What is it — and preventing attacks. A guide by a newbie of CSRF.

CSRF vulnerabilities occur when a website allows an authenticated user to perform a sensitive action but does not verify that the user herself is invoking that action.

What does CSRF stand for?

Cross Site Request Forgery

What is it?

Users who are genuinely logged in or authorised to use a service or website, find their authorisation exploited by another user who has embedded exploitable code on a page that they visit. This doesn’t even have to be on the same site.

Example Attack— No. 1

Unashamedly stolen from coding horrors (thank you).

  • Let’s say User 1 logs into a forum
  • User 2 has already posted an image on a discussion. He has however posted this:
<img src="http://foo.com/logout">

See — how the link is not an image. It’s actually a url that will log the user out.

Now the user would only have to visit the discussion page and they would be logged out if that was the url!

But this only will work with GET requests. POST requests won’t suffer this problem.

So the fix is:

Example Attack — No. 2

Also unashamedly stolen from coding horrors (thank you again).

Not a fix really.

  • The web developer changes the GET request for “http://site.com/logout” to a POST request.
  • But User 2 is still cunning.
  • He convinces User 1 to visit http://dodgy-site.com.
  • And User 1 visits this dodgy site — only for this script to appear on the page:
<body onload="document.getElementById('attack').submit()">
<form id="attack" action="http://foo.com/logout" method="post">
<input name="Log Me Out" value="Log Me Out" />
  • User 1 doesn’t even have to submit the form. The javascript does it automatically in this case.
  • User 1 is now logged out

Now — it doesn’t have to be javascript induced? It can be instead, a plain HTML form that is misleading users to submit it.

What if the form submitted, is a payment transfer or a change of the user’s password. Far more sinister things can be done by CSRF attacks.

So what’s the overarching problem:

The key to understanding CSRF attacks is to recognize that websites typically don’t verify that a request came from an authorized user. Instead they verify only that the request came from the browser of an authorized user. — Bill Zeller

Therefore, if the attacker, gets the user to submit a dodgy form in their browser, the attacker can pretend to be them, because the user already has the authorisation and everything else he needs to make requests to the genuine website. Even the attacker won’t have access from the cookies on his website — but when the url being attacked is used, it automatically pulls the cookies that belong to the same domain.

What CSRF Is Not!

It is not an authentication layer attack.

The user needs to be logged on (this is not an attack against the authentication layer), and for the CSRF request to succeed, it needs to be properly formed with the appropriate URL and header data such as cookies. — Troy Hunt (https://www.troyhunt.com/owasp-top-10-for-net-developers-part-5/)

Preventative Measures: #1 — Double Submitted Cookie

Double Submitted Cookie (thank you to unsplash.com and Picseli instagram.com/colouredpicseli)
  • A pseudorandom value should be generated when a user visits a site.
  • This value should be set as a cookie in the machine — and every form submission, or post request should include this random value.
  • When the form is submitted, the real server will compare the cookie with what was set in the form submission.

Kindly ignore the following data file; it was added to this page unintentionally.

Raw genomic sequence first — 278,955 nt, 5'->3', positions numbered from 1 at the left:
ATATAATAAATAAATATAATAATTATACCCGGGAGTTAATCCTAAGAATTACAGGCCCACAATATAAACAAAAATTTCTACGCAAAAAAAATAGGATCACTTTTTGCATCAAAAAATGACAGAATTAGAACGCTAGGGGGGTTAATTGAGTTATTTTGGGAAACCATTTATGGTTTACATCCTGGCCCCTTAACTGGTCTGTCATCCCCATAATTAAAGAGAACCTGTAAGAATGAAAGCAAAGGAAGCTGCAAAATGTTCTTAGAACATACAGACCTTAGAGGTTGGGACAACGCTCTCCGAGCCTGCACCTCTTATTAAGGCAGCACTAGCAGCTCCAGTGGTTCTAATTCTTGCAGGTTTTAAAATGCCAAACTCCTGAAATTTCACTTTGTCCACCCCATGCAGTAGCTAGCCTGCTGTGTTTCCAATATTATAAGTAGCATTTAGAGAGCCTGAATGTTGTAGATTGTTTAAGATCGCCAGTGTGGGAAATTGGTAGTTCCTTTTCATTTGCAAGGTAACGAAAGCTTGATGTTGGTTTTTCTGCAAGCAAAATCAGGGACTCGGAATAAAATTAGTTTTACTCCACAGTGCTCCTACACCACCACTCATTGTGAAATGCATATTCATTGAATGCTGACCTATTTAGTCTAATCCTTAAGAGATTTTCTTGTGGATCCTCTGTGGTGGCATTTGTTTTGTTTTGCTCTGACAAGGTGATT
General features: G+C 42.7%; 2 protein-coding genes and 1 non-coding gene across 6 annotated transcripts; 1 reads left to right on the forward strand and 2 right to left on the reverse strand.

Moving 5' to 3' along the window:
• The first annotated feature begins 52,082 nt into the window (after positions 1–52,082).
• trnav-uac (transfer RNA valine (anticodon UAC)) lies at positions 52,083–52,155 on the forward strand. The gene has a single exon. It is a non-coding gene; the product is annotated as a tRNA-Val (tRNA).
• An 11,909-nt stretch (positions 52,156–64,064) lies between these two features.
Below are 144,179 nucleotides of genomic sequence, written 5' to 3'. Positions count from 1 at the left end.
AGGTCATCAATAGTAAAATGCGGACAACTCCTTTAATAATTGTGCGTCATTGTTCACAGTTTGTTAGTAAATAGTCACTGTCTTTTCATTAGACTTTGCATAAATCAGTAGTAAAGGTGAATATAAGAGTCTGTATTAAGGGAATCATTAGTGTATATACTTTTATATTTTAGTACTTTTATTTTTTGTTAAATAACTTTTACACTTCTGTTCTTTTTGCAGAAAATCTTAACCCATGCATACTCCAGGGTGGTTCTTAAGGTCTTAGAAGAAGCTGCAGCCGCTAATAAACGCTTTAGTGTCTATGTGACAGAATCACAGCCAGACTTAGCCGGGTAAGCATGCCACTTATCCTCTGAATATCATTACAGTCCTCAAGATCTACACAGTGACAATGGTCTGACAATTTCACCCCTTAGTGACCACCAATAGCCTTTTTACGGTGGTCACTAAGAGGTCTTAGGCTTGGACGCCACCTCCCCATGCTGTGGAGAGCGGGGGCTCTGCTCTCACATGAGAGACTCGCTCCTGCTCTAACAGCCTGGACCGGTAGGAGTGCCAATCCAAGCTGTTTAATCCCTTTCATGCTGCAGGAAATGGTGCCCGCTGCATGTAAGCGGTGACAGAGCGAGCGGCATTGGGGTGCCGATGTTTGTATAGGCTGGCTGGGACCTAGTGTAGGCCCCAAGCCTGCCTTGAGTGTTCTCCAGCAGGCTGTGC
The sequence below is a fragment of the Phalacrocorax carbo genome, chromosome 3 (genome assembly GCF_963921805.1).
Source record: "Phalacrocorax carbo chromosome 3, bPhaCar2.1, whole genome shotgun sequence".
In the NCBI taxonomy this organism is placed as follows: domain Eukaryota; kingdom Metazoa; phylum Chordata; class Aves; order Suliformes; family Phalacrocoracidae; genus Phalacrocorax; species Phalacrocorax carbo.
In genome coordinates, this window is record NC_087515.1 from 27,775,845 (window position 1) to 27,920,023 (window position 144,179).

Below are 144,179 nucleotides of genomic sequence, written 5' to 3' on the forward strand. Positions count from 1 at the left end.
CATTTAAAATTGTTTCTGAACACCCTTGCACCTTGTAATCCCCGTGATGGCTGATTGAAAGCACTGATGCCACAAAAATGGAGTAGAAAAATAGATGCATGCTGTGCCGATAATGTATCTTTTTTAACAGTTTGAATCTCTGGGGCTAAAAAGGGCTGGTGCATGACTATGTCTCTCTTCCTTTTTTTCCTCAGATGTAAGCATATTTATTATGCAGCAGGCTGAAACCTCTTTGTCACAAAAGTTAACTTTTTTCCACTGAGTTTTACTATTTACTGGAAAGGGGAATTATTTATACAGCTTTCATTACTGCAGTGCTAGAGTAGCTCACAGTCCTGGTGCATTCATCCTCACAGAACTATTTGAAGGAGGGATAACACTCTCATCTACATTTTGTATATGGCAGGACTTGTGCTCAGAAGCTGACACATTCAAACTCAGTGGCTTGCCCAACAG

So how does this even help?

  • This is because domains can only see the cookies that they host themselves.
  • So if an attacker tries to trick a user to submitting a form that does sneaky stuff — he would have to guess the pseudorandom value that was set in the user’s cookie. The attacked can guess — but it can’t read that information on the real domain.

What are the benefits?

  • You don’t even need server-side state, or to store this key anywhere! You merely need to compare the values on every submission.

Auditing sites to check for CSRF attack holes

Coding horrors ends their article by asking this question:

If you want to audit a website for XSRF vulnerabilities, start by asking this simple question about every single HTML form you can find: “where’s the XSRF value?” — Coding Horrors

So the summarise, you need a:

  • CSRF token stored as a cookie
  • The same token embedded in the form for POST requests

How To Generate And Verify A CSRF Token


// Generate
$token = bin2hex(random_bytes(32));
$isUserGenuine = hash_equals($tokenForComparison, $_POST['token']));

Why use hash_equals?



Having A Token With Every Form

An answer provided by Scott Arciszewski and edited by Shores shows that you can make another token for every form request your site needs.

<input type="hidden" name="token" value="<?php
echo hash_hmac('sha256', '/my_form.php', $_SESSION['second_token']);
?>" />
$calc = hash_hmac('sha256', '/my_form.php', $_SESSION['second_token']);
if (hash_equals($calc, $_POST['token'])) {
// Continue...


*** What Are Timing Attacks





CSRF is a type of “Confused Deputy Attack”

Perfectly described in Haacked:

CSRF is a form of confused deputy attack. Imagine you’re a malcontent who wants to harm another person in a maximum security jail. You’re probably going to have a tough time reaching that person due to your lack of proper credentials. A potentially easier approach to accomplish your misdeed is to confuse a deputy to misuse his authority to commit the dastardly act on your behalf. That’s a much more effective strategy for causing mayhem! — Haacked

He goes on to describe that the confused deputy is your browser. It believes it has the authority to accomplish things without the user granting it authority — hence, a malicious attack can now ensue.

Session Fixation Attacks



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